In Louisiana, woman in her fifties has died after eating oysters. Hospitalized in intensive care 36 hours after her feast, she would have been the victim of a dangerous flesh-eating bacteria, of the genus Vibrio, whose proliferation seems favored by global warming.
A woman in her fifties visiting friends on the coast of Louisiana last September bought and ate a few oysters. According to a local television channel, she fell ill in 36 hours later and died 21 days later.
Because of the presence of red patches on her legs, then on the whole body, her relatives initially thought of an allergy, but shortness of breath and a real respiratory distress led her to the emergency room in less than 48 hours.
The doctors discovered that this otherwise healthy woman had been infected with a Vibrio bacteria, which is a dangerous “flesh-eating” bacteria. According to the Centers for Disease Control and Prevention (CDC), people can contract Vibrio-like bacteria by eating raw or undercooked seafood, or through an open wound in stagnant water.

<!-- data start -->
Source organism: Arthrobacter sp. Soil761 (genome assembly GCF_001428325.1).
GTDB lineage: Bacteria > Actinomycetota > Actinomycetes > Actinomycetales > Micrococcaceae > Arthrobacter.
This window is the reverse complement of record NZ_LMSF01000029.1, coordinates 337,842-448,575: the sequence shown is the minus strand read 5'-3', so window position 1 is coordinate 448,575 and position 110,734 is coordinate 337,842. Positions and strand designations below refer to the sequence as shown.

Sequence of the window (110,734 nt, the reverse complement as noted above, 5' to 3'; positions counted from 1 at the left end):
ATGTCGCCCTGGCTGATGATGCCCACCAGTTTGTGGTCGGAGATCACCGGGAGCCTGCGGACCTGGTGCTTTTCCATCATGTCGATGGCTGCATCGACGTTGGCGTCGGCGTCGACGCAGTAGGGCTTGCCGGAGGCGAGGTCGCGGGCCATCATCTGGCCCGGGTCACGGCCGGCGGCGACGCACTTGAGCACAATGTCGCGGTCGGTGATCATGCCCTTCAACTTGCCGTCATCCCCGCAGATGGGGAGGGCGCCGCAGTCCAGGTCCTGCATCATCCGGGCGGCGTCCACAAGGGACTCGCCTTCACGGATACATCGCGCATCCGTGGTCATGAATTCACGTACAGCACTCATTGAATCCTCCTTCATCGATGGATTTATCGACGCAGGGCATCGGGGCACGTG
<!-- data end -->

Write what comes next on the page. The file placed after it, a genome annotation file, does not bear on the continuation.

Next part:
According to her relatives, the 50-year-old has eaten 2 dozen oysters and has been in contact with stagnant water. She died on October 15, 2017, after 21 days of resuscitation.
The members of her family wish to make the population aware of the risks associated with this bacterium. Health authorities point out that consuming raw oysters that have not been handled raises risks. Only certain precautions can eliminate the danger: boil the food, wash your hands after touching them or avoid swimming in low salt water when you have wounds.
Among the twenty or so species that make up the Vibrio genus is the bacterium Vibrio aestuarianus. Present in oysters, it is as dangerous for human as well as for mollusc; it kills both. And that’s just the beginning!
For almost five years, this type of infection has been growing. This could be explained by global warming. The warmer waters attract the bacteria that find refuge in shellfish, seafood and fish.